Parked cars, museum exhibit
Above, the postmodern Wells Fargo Center parking garage in downtown Denver. It was built in 1983; maybe, it was designed by Philip Johnson? (Architect friends, please correct me if I have that wrong.) The cladding looks pretty cool, and I’d imagine that it has something to do with the building’s ventilation.
In the post about my recent visit to the National Building Museum in D.C., I mentioned the new temporary exhibit House of Cars: Innovation and the Parking Garage. I wanted to go a bit more in depth about it. House of Cars is about “how the parked car has changed our built environments”; it surveys the early days of parking garages and the mid-century building boom, engineering, innovations, and the future of parking solutions within sustainable city planning. If I had spent more time reading the graphics, and not just looking at them, I might have been able to tell you with certainty everything about that Denver parking garage.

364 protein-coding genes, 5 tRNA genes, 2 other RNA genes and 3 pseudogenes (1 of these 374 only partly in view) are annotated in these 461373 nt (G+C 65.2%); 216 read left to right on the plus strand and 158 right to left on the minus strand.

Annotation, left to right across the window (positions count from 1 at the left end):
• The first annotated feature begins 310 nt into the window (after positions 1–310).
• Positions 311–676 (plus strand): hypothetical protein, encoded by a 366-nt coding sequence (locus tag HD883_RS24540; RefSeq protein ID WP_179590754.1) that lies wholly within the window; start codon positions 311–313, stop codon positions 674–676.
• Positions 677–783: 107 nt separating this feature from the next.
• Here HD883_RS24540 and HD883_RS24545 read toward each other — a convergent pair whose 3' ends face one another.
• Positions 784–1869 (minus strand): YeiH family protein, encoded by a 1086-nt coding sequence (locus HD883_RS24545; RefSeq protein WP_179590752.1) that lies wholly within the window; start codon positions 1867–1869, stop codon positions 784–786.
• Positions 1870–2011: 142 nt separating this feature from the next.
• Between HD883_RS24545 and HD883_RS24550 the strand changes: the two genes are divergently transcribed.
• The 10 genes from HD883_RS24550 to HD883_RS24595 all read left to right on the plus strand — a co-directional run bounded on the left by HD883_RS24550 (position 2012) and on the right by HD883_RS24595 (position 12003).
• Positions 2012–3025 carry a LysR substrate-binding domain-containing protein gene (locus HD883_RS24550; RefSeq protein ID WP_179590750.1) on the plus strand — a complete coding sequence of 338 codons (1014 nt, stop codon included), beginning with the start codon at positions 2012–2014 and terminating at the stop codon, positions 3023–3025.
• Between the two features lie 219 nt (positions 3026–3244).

I managed to take only a few photos of the exhibit, while at the same time attempting to dodge a hyper-vigilant docent (“no photography, please”); I present them to you now. Like I said in the earlier post, it’s a well-done little exhibit. Each section has its own color, and is numbered for easy navigation (like a parking garage?!). The wall graphics and reading rails are densely packed with imagery of old photographs and architectural drawings, but the gridular layout keeps things clean. And finally, I like the metal structures that the graphics are mounted on, for the touch of parking garage chic they add.